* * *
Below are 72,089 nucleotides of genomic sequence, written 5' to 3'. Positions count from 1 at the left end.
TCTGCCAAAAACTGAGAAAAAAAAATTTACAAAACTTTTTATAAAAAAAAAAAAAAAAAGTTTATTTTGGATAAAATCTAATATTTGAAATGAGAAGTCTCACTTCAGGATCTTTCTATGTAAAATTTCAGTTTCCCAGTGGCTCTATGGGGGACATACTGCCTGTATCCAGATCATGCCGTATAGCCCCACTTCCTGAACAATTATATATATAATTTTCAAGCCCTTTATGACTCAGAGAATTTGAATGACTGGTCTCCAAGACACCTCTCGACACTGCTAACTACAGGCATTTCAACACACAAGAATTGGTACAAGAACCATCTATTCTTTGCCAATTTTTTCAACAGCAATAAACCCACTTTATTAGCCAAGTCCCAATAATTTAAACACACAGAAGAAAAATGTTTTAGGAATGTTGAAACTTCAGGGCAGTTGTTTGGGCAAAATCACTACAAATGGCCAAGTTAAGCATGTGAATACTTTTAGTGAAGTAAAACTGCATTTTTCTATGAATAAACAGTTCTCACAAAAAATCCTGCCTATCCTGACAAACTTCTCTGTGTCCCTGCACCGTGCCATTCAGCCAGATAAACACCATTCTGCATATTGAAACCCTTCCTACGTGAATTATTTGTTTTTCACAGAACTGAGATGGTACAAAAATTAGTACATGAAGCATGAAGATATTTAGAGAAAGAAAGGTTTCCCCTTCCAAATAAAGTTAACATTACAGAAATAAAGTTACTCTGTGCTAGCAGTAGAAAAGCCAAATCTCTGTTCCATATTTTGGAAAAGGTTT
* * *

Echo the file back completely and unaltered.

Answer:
Below are 72,089 nucleotides of genomic sequence, written 5' to 3'. Positions count from 1 at the left end.
TCTGCCAAAAACTGAGAAAAAAAAATTTACAAAACTTTTTATAAAAAAAAAAAAAAAAAGTTTATTTTGGATAAAATCTAATATTTGAAATGAGAAGTCTCACTTCAGGATCTTTCTATGTAAAATTTCAGTTTCCCAGTGGCTCTATGGGGGACATACTGCCTGTATCCAGATCATGCCGTATAGCCCCACTTCCTGAACAATTATATATATAATTTTCAAGCCCTTTATGACTCAGAGAATTTGAATGACTGGTCTCCAAGACACCTCTCGACACTGCTAACTACAGGCATTTCAACACACAAGAATTGGTACAAGAACCATCTATTCTTTGCCAATTTTTTCAACAGCAATAAACCCACTTTATTAGCCAAGTCCCAATAATTTAAACACACAGAAGAAAAATGTTTTAGGAATGTTGAAACTTCAGGGCAGTTGTTTGGGCAAAATCACTACAAATGGCCAAGTTAAGCATGTGAATACTTTTAGTGAAGTAAAACTGCATTTTTCTATGAATAAACAGTTCTCACAAAAAATCCTGCCTATCCTGACAAACTTCTCTGTGTCCCTGCACCGTGCCATTCAGCCAGATAAACACCATTCTGCATATTGAAACCCTTCCTACGTGAATTATTTGTTTTTCACAGAACTGAGATGGTACAAAAATTAGTACATGAAGCATGAAGATATTTAGAGAAAGAAAGGTTTCCCCTTCCAAATAAAGTTAACATTACAGAAATAAAGTTACTCTGTGCTAGCAGTAGAAAAGCCAAATCTCTGTTCCATATTTTGGAAAAGGTTT